When I first waved back to him I was cautious. Too many strangers in Dakar had ulterior motives and this guy seemed to be another.
But this was Goree Island – 3 km offshore of Dakar.
And so, I approached this half-naked, dread-locked guy with interest and also with my radar-on as he welcomed me into his home.
He lived in a fortress complex that was first occupied by the Dutch then French then English and then finally the French again.
During this colonial lust-fest Europe was ravaging Africa, setting up bases to swallow-up gold, ivory & slaves.
The bunker complex Douaba lived in dated from the 1920s and saw use during Vichy France’s cooperation with Nazi Germany.
Such was Goree island – tangled, brutalized by history, including a pretty colonial port town that was the departure point – the point of no return, for slaves.
Along the long open tunnel entrance, Douaba had stuck sculptures – junk that had been washed ashore. Pegs, scandals, wire, bottles, clothes, cellphone cases, cans – stuck to a painted board.
And as we entered the bunker we took the main door of thick steel. Another door to the right. This was the observation turret for the mighty guns in the emplacement nearby.
His room was small, overwhelming concrete. But cool from the heat. Hanging clothes, a bed, another on the floor with mosquito net, alongside water containers. Graffiti and posters and wooden carvings on walls. The bunker’s gun-slit covered where it looked to the ocean and let in a breeze.
Basic and simple as it was it was the coolest houses/places to live, I’ve seen in years.
Out thru a door was a balcony – a concrete hole. A drop down to the cliffs and the swell of the sea, a tiny ledge with a slumped deckchair and rope net to stop you tumbling. There we talked, wide ocean empty, about ourselves and our visions.
We had similar outlooks on life, and connected immediately.
Daouda Diabate is a Baye Fall Musician.
VIDEO: My favourite song by DAOUDA DIABATE AND TOUBAMBA –Les Titans
He is one who follows the teachings of Cheikh Amadou Bamba, the 19th century Muslim Sufi leader of Senegal, and also the teaching of his most famous disciple, Cheikh Ibra Fall.
Across the country their images are everywhere like graffiti. Like some cool spiritual rappers stenciled with a spray-can, these two veiled men, one in white, the other in black can be seen on buses and store signs.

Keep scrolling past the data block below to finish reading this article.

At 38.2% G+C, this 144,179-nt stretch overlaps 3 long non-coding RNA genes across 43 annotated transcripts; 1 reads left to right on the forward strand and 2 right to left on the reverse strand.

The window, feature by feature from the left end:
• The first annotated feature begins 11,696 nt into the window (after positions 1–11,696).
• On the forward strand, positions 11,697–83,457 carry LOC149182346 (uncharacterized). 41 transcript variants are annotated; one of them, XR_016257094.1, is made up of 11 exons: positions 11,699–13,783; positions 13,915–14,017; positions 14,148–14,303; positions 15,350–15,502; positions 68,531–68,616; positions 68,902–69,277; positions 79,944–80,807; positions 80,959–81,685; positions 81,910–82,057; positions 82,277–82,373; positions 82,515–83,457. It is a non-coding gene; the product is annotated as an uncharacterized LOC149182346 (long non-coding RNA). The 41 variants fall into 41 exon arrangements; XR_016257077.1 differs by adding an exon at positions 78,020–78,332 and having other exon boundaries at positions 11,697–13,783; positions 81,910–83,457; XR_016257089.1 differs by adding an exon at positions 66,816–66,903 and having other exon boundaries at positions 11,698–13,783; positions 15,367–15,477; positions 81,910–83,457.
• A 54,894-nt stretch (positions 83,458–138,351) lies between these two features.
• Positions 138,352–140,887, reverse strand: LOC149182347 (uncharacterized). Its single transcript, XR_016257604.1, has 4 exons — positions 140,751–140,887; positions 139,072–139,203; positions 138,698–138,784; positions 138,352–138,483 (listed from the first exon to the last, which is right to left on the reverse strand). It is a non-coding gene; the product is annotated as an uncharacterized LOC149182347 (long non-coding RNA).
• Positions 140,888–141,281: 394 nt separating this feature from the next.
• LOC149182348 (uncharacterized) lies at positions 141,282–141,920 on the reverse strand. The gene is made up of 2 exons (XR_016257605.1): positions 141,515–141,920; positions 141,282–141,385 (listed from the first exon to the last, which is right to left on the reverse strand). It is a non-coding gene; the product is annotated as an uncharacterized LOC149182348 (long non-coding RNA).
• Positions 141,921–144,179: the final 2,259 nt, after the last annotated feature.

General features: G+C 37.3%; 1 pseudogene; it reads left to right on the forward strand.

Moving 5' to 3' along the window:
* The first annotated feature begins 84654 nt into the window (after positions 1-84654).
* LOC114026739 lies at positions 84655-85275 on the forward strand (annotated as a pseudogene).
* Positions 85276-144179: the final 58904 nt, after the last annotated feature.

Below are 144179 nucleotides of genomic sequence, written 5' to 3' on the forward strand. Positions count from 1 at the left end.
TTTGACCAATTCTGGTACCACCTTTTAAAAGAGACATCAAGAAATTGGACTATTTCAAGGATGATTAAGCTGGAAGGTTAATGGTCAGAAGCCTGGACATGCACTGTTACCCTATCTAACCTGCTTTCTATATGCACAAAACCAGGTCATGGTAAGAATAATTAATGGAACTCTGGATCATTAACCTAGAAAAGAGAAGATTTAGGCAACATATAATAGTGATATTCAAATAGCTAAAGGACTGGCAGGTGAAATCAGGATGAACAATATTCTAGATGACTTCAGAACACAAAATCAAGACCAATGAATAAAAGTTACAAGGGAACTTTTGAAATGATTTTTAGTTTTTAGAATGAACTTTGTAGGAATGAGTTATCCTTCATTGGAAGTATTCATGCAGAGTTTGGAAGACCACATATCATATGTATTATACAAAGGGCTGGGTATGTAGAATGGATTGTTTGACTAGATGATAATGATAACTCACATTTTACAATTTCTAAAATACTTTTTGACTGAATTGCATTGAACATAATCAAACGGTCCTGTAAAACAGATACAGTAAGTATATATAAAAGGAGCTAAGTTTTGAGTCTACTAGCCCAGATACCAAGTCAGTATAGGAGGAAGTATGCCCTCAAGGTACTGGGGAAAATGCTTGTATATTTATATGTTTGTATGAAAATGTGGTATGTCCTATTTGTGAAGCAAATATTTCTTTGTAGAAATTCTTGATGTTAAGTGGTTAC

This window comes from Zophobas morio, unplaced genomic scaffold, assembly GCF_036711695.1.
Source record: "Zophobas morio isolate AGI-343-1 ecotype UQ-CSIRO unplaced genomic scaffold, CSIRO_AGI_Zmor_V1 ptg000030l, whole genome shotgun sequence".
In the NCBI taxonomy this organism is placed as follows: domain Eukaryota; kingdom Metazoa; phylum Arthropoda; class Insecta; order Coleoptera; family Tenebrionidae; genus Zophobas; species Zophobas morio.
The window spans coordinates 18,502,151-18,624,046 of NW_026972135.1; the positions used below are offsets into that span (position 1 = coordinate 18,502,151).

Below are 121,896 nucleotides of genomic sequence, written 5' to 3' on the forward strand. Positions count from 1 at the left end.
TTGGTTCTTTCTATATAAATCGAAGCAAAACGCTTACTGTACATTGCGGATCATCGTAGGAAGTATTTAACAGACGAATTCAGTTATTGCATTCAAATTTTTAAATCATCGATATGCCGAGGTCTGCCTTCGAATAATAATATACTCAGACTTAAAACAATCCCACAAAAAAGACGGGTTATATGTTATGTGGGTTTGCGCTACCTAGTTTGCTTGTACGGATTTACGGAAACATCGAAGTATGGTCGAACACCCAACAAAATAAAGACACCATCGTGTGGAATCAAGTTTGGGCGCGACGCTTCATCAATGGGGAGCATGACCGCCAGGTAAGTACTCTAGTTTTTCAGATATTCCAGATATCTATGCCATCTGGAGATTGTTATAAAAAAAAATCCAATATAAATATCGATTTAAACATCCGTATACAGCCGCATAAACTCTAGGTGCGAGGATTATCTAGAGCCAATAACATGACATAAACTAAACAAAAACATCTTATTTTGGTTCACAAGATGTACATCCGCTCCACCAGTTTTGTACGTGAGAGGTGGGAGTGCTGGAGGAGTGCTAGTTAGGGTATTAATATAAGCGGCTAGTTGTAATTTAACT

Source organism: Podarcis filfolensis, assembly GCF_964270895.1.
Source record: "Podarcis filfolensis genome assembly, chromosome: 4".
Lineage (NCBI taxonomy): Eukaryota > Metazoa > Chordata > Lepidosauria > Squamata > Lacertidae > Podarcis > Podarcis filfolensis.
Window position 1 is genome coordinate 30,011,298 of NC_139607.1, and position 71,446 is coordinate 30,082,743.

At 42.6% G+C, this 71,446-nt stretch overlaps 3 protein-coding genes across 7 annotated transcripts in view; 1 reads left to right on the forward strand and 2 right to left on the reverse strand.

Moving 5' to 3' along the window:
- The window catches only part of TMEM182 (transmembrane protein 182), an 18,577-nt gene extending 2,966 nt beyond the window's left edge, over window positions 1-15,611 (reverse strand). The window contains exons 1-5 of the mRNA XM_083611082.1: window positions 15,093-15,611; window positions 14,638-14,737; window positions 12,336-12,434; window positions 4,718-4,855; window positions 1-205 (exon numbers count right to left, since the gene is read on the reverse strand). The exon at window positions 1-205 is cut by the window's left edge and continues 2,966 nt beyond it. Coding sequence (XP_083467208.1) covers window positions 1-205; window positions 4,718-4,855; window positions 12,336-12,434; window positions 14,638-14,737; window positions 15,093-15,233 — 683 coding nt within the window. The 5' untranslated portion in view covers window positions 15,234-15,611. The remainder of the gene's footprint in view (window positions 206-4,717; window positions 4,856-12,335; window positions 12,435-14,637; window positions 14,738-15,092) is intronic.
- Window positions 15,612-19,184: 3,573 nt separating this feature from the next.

For these Muslim holy men – despite having been dead sometime, their brotherhoods dominate the spiritual, political and economic circles of Senegal today.
(I later visited the holy city of Touba and the tomb of Amadou Bamba. Today, his direct-descendant resides as one of Senegal’s foremost links between the people and God.)
VIDEO: DAOUDA DIABATE AND TOUBAMBA – La Negation
Daouda said he was allowed to stay free in this bunker as were other artists across the far point of the island, where numerous fortifications existed. The government allowed it and so there was quite a rustic, bohemian grouping within the “Castel of Goree”.
After I’d bought a copy of his CD – TouBamba – Un Jour Nouveau (A New Day) – which he’d played as we chatted overlooking the ocean, I said good-bye.
Later, I encountered other artists living under the actual gun emplacement.
But as it happened, I met Daouda again – now dressed – and I invited him to a café for lunch.
He was only into Fanta; I drank beer.
Eating pizza, we talked about the beauty of the simple life. About the traps of the consumerist modern life. And of travel as the great teacher.
At the age of 17, he’s now 32, Daouda had traveled across most of West Africa – like in Mali, Guinea-Bissau, etc.
He’d worked in a hotel for 7 years and spoke excellent English (and of course he spoke French and Mandinka (hailing from the south of Senegal in the lush Casamance region).
Our visions of the striding artist were shared.
He’d had a wealthy black American woman wanting to take him away as did other did local groupie-beauties. But no, he stayed here.
And while he went to the Dakar to play gigs with his 7 piece band, of which he is the leader / the singer / songwriter, he found that the city life did nothing for him.
For Daouda, it was all about being an artist in the right environment, amid nature and living a true, simple, sincere life.
Every time I said something deep – yes, I am capable of profound thoughts after a few drinks 😉 – he replied: Thank You.
Our mutual understanding was intense.
We were brother artists living for our art and the universe/God allowed us to meet that day for one of my most inspiring days of this West African journey.